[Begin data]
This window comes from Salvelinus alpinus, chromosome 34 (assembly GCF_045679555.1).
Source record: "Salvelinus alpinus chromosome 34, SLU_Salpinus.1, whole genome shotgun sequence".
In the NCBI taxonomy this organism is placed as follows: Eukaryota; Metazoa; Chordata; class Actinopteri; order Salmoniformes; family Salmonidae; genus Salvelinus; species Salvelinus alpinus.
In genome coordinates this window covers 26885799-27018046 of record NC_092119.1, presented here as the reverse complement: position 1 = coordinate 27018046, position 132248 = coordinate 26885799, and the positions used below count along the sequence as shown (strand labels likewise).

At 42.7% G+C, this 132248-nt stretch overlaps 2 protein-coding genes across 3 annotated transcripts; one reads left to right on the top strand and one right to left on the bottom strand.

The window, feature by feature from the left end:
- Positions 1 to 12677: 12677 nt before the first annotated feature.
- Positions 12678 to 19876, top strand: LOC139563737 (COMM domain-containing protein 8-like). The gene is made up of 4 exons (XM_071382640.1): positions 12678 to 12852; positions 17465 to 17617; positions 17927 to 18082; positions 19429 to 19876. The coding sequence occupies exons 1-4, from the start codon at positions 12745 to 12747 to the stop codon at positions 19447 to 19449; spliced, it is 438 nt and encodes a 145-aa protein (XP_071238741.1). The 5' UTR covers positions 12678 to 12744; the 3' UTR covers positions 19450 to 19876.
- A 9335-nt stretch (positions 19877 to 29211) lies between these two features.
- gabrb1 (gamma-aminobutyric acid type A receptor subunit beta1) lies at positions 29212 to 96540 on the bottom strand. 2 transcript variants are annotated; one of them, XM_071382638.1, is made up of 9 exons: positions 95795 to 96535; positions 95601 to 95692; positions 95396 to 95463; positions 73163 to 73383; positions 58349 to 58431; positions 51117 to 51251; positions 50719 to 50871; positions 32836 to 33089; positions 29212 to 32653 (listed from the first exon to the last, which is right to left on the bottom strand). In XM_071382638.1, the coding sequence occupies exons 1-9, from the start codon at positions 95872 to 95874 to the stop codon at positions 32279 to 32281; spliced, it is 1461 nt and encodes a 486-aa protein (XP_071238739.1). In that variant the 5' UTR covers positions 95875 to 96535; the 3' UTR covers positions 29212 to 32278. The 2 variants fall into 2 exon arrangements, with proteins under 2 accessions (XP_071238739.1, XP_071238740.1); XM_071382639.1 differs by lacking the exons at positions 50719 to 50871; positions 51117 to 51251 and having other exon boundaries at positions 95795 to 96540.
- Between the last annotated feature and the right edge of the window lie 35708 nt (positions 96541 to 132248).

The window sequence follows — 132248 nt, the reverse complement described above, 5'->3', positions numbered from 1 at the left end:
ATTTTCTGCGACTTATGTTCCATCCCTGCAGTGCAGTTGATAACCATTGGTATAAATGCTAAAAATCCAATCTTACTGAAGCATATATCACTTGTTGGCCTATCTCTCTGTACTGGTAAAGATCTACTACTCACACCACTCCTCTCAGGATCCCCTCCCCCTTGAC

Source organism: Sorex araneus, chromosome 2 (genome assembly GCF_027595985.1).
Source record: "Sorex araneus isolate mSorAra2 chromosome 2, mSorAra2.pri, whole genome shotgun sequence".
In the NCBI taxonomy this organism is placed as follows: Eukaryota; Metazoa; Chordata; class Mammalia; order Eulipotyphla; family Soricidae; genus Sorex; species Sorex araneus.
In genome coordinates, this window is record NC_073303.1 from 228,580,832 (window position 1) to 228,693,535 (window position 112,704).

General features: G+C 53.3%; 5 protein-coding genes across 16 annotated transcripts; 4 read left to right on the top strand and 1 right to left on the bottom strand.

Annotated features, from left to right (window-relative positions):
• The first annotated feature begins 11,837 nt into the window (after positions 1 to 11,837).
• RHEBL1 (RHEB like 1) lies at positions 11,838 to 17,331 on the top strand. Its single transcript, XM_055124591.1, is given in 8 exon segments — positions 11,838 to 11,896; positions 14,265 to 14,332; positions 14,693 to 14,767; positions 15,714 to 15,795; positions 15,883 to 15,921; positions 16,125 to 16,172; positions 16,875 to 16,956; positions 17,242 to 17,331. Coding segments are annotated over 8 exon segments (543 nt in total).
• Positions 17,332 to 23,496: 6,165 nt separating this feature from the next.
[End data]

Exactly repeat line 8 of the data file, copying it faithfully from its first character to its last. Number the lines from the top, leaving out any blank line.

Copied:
- Positions 12678 to 19876, top strand: LOC139563737 (COMM domain-containing protein 8-like). The gene is made up of 4 exons (XM_071382640.1): positions 12678 to 12852; positions 17465 to 17617; positions 17927 to 18082; positions 19429 to 19876. The coding sequence occupies exons 1-4, from the start codon at positions 12745 to 12747 to the stop codon at positions 19447 to 19449; spliced, it is 438 nt and encodes a 145-aa protein (XP_071238741.1). The 5' UTR covers positions 12678 to 12744; the 3' UTR covers positions 19450 to 19876.